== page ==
Traditional portfolio management theory seeks to find an optimal balance of assets in order to effectively manage risk while still seeking maximum return. Most portfolios are made up of a balance of fixed income and equities. Deciding how to balance these elements will depend on the specific needs of the customer. Three useful factors to look at are age, asset, and allocation.

1)     Age: When investing, the age of an investor is one of the first questions to ask. As people age, their needs and investment goals change. Someone starting to invest for retirement may be interested in growth, and have a higher risk profile; whereas somebody already retired will be interest in safe, income-producing, investments. (Tip: A common trick many people use to calculate an ideal stock-bond balance is to invest the same percentage in bonds as a person’s age. Thus, a 25 year-old should invest 75% of his or her portfolio in stock.)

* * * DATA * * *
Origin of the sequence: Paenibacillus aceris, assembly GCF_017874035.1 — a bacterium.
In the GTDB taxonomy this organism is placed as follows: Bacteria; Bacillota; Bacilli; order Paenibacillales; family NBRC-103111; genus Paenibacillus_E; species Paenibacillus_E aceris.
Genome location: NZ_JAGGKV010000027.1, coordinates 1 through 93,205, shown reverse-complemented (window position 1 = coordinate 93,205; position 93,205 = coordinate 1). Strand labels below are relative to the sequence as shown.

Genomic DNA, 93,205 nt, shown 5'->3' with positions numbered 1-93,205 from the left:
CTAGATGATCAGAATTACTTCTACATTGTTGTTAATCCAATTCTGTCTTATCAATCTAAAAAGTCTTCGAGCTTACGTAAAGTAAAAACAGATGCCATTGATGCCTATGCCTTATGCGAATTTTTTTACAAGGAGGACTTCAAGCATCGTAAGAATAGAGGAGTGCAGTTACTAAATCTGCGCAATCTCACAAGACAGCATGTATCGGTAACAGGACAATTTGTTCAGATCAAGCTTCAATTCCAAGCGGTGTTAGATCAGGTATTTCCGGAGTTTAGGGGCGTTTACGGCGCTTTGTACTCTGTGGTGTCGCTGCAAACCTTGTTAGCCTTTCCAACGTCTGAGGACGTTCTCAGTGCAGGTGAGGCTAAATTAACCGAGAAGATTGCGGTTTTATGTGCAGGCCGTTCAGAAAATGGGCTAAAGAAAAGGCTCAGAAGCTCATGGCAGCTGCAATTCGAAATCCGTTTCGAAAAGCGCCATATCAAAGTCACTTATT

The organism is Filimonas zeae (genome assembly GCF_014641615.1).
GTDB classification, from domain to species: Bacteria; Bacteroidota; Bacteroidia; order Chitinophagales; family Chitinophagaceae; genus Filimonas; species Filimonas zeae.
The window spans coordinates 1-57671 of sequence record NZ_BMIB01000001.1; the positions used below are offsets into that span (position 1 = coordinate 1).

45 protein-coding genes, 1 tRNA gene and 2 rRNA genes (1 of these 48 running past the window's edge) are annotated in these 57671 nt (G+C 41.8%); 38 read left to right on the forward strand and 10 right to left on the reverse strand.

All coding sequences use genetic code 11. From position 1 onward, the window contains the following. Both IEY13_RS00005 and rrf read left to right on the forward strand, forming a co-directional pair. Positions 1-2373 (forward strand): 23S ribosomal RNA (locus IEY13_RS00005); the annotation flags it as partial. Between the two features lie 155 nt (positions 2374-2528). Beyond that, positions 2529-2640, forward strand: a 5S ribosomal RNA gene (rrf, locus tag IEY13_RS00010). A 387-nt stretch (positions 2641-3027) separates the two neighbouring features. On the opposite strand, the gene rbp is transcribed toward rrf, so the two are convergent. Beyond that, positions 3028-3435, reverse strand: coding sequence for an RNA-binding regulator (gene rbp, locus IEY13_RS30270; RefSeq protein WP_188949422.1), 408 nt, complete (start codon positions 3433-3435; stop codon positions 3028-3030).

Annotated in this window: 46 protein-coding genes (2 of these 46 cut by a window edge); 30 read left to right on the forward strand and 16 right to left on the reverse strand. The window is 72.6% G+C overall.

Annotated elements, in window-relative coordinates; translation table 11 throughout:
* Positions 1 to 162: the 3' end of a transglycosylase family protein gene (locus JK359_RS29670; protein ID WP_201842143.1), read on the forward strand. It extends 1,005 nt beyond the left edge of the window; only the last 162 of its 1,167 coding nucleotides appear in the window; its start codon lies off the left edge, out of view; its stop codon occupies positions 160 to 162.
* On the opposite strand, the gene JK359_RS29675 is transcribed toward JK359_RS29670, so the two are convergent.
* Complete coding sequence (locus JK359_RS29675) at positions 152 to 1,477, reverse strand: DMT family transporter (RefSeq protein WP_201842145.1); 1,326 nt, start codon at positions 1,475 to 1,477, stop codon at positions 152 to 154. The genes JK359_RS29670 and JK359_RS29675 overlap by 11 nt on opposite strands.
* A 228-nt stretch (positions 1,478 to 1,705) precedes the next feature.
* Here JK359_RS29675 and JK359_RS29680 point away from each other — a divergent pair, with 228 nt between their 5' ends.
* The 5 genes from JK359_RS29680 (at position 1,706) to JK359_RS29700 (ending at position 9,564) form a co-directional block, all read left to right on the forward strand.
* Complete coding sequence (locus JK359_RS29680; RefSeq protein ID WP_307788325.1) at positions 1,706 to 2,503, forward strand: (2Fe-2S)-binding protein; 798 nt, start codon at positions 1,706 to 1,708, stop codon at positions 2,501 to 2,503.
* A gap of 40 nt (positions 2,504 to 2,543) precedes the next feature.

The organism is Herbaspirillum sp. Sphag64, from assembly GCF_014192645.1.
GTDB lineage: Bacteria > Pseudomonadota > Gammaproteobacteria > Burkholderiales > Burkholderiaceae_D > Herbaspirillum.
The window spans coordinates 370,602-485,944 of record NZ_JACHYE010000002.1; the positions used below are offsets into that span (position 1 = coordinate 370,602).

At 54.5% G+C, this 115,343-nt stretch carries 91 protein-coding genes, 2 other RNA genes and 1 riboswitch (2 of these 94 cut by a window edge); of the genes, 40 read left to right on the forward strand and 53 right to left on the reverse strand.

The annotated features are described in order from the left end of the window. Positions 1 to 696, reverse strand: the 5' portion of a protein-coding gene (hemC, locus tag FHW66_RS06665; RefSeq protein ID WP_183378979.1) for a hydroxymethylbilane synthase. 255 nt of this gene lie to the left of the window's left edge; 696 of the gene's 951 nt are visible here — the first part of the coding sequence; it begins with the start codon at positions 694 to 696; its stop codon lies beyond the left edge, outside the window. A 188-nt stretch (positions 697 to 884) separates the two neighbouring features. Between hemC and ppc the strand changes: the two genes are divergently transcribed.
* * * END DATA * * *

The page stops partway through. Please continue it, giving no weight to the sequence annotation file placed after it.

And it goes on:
2)     Asset: Not all stocks and bonds are created equal. Although some stocks or bonds may offer a higher return, this comes along with greater risk. It is important for an investor to consider both the asset class as well as the specific asset. (Tip: When choosing stocks, consider the size, style, and sector of the stocks.)

3)     Allocation: Everybody knows the age-old adage: Don’t put all your eggs in one basket. It is important for every portfolio to be appropriately diversified. An investor should consider if his or her investments appear to be too concentrated. (Tip: Try to invest in a handful of companies that you know, trust, or even use in your day to day life.)

Although this list is not exhaustive, an investor can begin to gain insight in to his or her portfolio by considering age, asset, and allocation. Furthermore, FINRA Rule 2090 requires brokers to “know your customer.” A broker has an obligation, when opening and maintaining an account, to know the essential facts concerning every customer. It should raise a red flag to an investor if he or she feels that his or her broker has not inquired about his or her background and investment goals.